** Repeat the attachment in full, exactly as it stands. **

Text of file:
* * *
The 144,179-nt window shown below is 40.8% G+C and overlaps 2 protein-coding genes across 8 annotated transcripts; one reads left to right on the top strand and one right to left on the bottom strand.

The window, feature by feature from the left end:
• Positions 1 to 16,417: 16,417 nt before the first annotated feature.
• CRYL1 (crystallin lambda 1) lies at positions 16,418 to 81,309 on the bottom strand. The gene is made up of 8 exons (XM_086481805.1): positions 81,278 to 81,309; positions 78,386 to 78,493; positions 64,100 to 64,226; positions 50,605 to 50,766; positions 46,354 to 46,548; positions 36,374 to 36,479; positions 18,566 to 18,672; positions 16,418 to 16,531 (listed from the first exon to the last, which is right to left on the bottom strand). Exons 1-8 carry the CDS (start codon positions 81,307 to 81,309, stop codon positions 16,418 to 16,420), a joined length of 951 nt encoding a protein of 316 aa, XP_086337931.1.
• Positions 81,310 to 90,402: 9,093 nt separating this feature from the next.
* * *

The 144,179-nt window shown below is 40.8% G+C and overlaps 2 protein-coding genes across 8 annotated transcripts; one reads left to right on the top strand and one right to left on the bottom strand.

The window, feature by feature from the left end:
• Positions 1 to 16,417: 16,417 nt before the first annotated feature.
• CRYL1 (crystallin lambda 1) lies at positions 16,418 to 81,309 on the bottom strand. The gene is made up of 8 exons (XM_086481805.1): positions 81,278 to 81,309; positions 78,386 to 78,493; positions 64,100 to 64,226; positions 50,605 to 50,766; positions 46,354 to 46,548; positions 36,374 to 36,479; positions 18,566 to 18,672; positions 16,418 to 16,531 (listed from the first exon to the last, which is right to left on the bottom strand). Exons 1-8 carry the CDS (start codon positions 81,307 to 81,309, stop codon positions 16,418 to 16,420), a joined length of 951 nt encoding a protein of 316 aa, XP_086337931.1.
• Positions 81,310 to 90,402: 9,093 nt separating this feature from the next.